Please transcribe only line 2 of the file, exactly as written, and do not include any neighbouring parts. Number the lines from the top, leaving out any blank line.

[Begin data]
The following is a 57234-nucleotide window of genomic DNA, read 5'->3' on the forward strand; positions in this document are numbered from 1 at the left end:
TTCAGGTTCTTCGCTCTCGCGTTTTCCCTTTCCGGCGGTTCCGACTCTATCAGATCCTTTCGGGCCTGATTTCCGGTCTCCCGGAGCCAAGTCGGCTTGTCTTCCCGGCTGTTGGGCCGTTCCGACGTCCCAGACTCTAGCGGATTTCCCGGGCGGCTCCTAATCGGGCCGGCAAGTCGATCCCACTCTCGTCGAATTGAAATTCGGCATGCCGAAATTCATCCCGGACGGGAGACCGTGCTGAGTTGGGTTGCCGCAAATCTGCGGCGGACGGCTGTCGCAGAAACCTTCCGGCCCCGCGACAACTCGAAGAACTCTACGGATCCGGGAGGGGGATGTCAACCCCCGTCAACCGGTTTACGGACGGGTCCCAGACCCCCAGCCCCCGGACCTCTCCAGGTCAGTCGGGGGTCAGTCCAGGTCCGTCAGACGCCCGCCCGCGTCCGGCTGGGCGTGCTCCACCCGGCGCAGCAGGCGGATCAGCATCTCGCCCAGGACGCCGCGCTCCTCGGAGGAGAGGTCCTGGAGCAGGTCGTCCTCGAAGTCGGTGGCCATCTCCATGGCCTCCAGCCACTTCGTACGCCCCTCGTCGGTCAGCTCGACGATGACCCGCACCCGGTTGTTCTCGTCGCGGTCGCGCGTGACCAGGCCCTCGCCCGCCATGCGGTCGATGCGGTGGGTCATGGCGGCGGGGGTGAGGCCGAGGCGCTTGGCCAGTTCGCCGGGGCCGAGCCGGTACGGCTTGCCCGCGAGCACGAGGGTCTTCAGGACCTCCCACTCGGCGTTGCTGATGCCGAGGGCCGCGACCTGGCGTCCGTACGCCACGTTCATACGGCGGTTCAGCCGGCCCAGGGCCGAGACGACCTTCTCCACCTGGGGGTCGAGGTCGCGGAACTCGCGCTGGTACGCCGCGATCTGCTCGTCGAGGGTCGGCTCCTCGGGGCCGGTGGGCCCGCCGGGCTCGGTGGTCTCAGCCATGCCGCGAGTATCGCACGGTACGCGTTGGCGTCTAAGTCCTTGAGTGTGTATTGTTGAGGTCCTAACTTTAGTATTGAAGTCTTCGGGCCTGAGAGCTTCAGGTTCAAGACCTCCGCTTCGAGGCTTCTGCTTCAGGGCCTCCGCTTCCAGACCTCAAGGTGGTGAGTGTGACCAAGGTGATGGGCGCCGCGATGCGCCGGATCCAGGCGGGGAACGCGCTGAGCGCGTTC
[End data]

TTCAGGTTCTTCGCTCTCGCGTTTTCCCTTTCCGGCGGTTCCGACTCTATCAGATCCTTTCGGGCCTGATTTCCGGTCTCCCGGAGCCAAGTCGGCTTGTCTTCCCGGCTGTTGGGCCGTTCCGACGTCCCAGACTCTAGCGGATTTCCCGGGCGGCTCCTAATCGGGCCGGCAAGTCGATCCCACTCTCGTCGAATTGAAATTCGGCATGCCGAAATTCATCCCGGACGGGAGACCGTGCTGAGTTGGGTTGCCGCAAATCTGCGGCGGACGGCTGTCGCAGAAACCTTCCGGCCCCGCGACAACTCGAAGAACTCTACGGATCCGGGAGGGGGATGTCAACCCCCGTCAACCGGTTTACGGACGGGTCCCAGACCCCCAGCCCCCGGACCTCTCCAGGTCAGTCGGGGGTCAGTCCAGGTCCGTCAGACGCCCGCCCGCGTCCGGCTGGGCGTGCTCCACCCGGCGCAGCAGGCGGATCAGCATCTCGCCCAGGACGCCGCGCTCCTCGGAGGAGAGGTCCTGGAGCAGGTCGTCCTCGAAGTCGGTGGCCATCTCCATGGCCTCCAGCCACTTCGTACGCCCCTCGTCGGTCAGCTCGACGATGACCCGCACCCGGTTGTTCTCGTCGCGGTCGCGCGTGACCAGGCCCTCGCCCGCCATGCGGTCGATGCGGTGGGTCATGGCGGCGGGGGTGAGGCCGAGGCGCTTGGCCAGTTCGCCGGGGCCGAGCCGGTACGGCTTGCCCGCGAGCACGAGGGTCTTCAGGACCTCCCACTCGGCGTTGCTGATGCCGAGGGCCGCGACCTGGCGTCCGTACGCCACGTTCATACGGCGGTTCAGCCGGCCCAGGGCCGAGACGACCTTCTCCACCTGGGGGTCGAGGTCGCGGAACTCGCGCTGGTACGCCGCGATCTGCTCGTCGAGGGTCGGCTCCTCGGGGCCGGTGGGCCCGCCGGGCTCGGTGGTCTCAGCCATGCCGCGAGTATCGCACGGTACGCGTTGGCGTCTAAGTCCTTGAGTGTGTATTGTTGAGGTCCTAACTTTAGTATTGAAGTCTTCGGGCCTGAGAGCTTCAGGTTCAAGACCTCCGCTTCGAGGCTTCTGCTTCAGGGCCTCCGCTTCCAGACCTCAAGGTGGTGAGTGTGACCAAGGTGATGGGCGCCGCGATGCGCCGGATCCAGGCGGGGAACGCGCTGAGCGCGTTC